Everyone has that moment, that one time in their lives when they are in a situation, or doing something, and just think: 'I'm done.' a lot of people are thinking about the situation, the thing they're doing, and just do something else or walk away.

The thing is, for the other people, it's kind of hard to walk away from life or do something other than live.

Sometimes, people are just done with everything.

Done with smiling.

Done with working.

Done with laughing.

Done with hiding.

Done with living.

Just done.

And you can try so hard to fix it, but every time you try to reach out to someone, to ask for help, Every time you attempt to feel happy or smile or laugh genuinely-That noose that you feel around your throat, your chest, your heart- it tightens. It tightens and tightens until you cantbreathwhycantIbreathpleasestopIhateeverythingwhydoeseveryonehatemewhatdidIdowrongI'mamonsterIamahorriblepersonIwanttgistoendpleasejustmakeitstopIjustwanttodie- stop and just don't let anyone close enough, near enough to see how you really feel, to look behind the masks that you've been using your entire life to stop people from getting to know the real you.

The vulnerable you.

The sad you.

The angry you.

The real you.

And eventually they stop trying to look behind the mask, and just take the laughing, joking, childish you. They tease you and they belittle your mask, your persona, and they laugh at your failures.

They don't see the hurt on your face that you hide before it's noticed.

They don't see the agony you hide every time a barb or a comment hits too close.

The don't notice the flinches when touched.

They don't notice that you never, ever wear short sleeves.

And they certainly don't notice that every smile, every laugh- is faked.

You've told them simple things about your childhood, your father, enough, you hoped, that they could draw the correct conclusion.

But they don't.

And they welcome your tormentor with open arms and wide smiles.

They praise his charm, they marvel at his personality.

And just like with you, they don't bother to look beyond the mask.

For Tony DiNozzo, a lifetime of torment, mental, physical, emotional, wore him down like glass that gets dropped in the ocean until it's smooth, pretty looking, but if the outer shell was broken, it would be unable to hide the jagged, cutting edges and make him bleed.

Tony DiNozzo Jr. had been a candle for everyone else, had brightened everyone else's world and made them happy, but in the end, he never had enough left over for himself, leaving only darkness for him to agonize and live in.

His candle was almost used up, the wax almost gone, and he knew that it wouldn't take much for that last bit of wax to fall off the precarious table ledge, and splatter into a stain for someone else to clean up, another stain on the already beaten and battered carpet.

Walking into work that day, Tony was already tired. Not sleepy, no, he had plenty of sleep. He was just tired-of everything.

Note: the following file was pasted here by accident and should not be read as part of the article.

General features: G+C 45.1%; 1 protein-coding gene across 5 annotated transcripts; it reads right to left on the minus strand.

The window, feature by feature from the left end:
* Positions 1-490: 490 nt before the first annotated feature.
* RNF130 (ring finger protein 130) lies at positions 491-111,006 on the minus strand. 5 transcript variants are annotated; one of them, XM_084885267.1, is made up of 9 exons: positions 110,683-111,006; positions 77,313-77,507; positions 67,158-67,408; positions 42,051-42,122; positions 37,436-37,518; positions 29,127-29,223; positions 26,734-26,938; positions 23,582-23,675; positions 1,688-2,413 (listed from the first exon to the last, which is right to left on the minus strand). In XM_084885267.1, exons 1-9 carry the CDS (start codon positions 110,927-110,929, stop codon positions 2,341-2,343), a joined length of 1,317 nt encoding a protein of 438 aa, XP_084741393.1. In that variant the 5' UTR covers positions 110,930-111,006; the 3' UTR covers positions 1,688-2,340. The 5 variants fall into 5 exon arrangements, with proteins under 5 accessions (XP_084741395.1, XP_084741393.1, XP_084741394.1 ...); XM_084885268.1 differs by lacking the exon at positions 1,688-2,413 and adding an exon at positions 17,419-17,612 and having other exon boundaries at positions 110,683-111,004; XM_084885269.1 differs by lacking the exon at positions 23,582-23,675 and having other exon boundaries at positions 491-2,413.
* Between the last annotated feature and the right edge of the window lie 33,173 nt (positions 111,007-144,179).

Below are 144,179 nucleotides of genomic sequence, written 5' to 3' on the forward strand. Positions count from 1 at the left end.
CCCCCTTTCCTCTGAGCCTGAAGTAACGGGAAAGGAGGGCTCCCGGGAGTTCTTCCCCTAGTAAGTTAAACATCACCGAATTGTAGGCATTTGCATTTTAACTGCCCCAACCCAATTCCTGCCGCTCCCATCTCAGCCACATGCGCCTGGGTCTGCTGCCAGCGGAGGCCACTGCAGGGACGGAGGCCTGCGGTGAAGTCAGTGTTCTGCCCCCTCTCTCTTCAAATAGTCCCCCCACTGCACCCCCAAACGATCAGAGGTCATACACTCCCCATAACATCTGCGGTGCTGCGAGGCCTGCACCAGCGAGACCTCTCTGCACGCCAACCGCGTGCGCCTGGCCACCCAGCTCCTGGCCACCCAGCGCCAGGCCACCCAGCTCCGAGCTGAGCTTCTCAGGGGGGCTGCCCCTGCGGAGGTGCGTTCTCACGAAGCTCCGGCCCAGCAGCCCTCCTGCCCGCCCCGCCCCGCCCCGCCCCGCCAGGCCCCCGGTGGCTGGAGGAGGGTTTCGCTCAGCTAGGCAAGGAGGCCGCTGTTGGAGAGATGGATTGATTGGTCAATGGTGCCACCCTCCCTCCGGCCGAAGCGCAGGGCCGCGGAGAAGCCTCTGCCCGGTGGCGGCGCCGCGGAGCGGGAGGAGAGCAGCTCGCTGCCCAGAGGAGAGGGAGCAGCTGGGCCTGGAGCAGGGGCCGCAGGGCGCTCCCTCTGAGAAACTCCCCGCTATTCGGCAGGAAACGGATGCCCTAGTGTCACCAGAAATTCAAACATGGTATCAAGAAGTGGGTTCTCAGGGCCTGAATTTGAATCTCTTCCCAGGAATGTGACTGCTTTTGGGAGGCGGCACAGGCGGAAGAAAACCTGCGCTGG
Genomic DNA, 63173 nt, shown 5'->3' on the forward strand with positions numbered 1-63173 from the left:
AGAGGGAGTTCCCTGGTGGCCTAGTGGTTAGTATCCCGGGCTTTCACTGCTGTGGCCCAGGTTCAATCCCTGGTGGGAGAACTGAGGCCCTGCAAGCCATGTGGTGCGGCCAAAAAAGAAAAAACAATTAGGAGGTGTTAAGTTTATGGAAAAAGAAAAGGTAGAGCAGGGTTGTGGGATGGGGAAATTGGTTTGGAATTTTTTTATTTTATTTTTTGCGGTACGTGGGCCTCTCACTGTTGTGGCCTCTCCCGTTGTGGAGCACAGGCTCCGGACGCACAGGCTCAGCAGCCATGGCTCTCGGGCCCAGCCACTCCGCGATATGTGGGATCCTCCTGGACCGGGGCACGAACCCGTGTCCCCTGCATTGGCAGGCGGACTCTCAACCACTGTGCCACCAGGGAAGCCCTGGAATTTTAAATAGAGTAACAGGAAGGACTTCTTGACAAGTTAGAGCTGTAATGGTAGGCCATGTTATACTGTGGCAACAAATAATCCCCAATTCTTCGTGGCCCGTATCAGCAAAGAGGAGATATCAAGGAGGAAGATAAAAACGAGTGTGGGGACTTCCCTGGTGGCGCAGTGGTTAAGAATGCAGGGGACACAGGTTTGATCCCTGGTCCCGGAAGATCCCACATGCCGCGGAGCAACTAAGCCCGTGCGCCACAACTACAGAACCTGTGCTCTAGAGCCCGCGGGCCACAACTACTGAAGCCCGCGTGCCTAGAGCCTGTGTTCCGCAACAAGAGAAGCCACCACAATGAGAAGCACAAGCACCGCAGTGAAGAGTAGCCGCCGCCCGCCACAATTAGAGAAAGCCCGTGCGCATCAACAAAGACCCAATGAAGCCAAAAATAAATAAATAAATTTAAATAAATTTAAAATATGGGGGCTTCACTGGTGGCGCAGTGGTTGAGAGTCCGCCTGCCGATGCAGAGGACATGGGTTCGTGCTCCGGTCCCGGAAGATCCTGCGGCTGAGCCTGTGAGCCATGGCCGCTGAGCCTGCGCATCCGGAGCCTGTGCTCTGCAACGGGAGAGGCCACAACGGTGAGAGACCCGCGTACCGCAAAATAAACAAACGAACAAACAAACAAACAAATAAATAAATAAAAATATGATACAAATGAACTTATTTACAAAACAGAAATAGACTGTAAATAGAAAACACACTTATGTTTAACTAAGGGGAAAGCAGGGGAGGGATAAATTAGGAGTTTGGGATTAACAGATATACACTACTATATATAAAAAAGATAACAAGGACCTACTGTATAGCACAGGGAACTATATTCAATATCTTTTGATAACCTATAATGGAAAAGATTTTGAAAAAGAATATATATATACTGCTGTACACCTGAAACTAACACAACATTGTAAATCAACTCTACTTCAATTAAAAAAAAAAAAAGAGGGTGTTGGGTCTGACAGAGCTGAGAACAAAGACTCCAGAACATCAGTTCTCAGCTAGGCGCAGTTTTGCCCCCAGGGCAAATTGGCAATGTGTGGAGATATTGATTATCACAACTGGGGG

The monthly abusive drunken message left on his answering machine from his father telling him how worthless and pathetic he was didn't help, and he hoped that for once, something at work could cheer him up.

"Gear up, we got a dead Marine!"

And the day started.

Arriving at the scene, Tony ignored his teammates ribbing at his expense, and noticed immediately that there was something churning in his gut, something that told him that something was going to happen. For some reason, it made him smile.

"You find something funny about a dead Marine, DiNozzo?"

Ah, Gibbs. Short as ever. Gibbs was probably the only person who saw behind his masks. But with a threat of leaving and disappearing made Gibbs back off years ago when he brought it up.

"No, Boss!" He replied, getting to work on processing the scene.

Gibbs nodded and went to interview the wife, only feet away, and Tony began sketching the scene.

"I do not see why he keeps you around when you clearly can not stop clowning around," Ziva smirked, and Tim snickered.

"It's because he's a good outlet, Ziva. Every team needs a punching bag, and Tony's pretty good at it, not much else though."

It was that moment, that Tony thought: 'I'm done.'

And the perfect opportunity presented itself, as if someone upstairs knew that he needed an excuse.

A flash of red made him look around, and see a red dot on the back of Gibbs neck, and he just reacted.

Jumping to action he ran, pushing the older man out of the way, hearing the wife scream and Gibbs yell in shock, before he hear a bang, and felt a pop, before a sharp pain in his chest.

He crumpled to the ground his hearing and vision going fuzzy as he felt blood bubbling it's way up his throat, out his mouth and down his chin. He coughed, and noticed that the grey-haired blob now had a splash of red on its face.

The blob was yelling something at him, something about not dying and permission, and please don't leave.

But Tony ignored it all.

As the darkness enveloped him, as his heart slowed and the blood began leaking out of his wound into a fast trickle, and as his breathing began to slow, he smiled.

He smiled, because he knew that even in death, they wouldn't see beyond his mask.

They wouldn't call this suicide.

They would call it heroism.

He smiled,

because he was done.

He was smiling.

And for once,

It was real.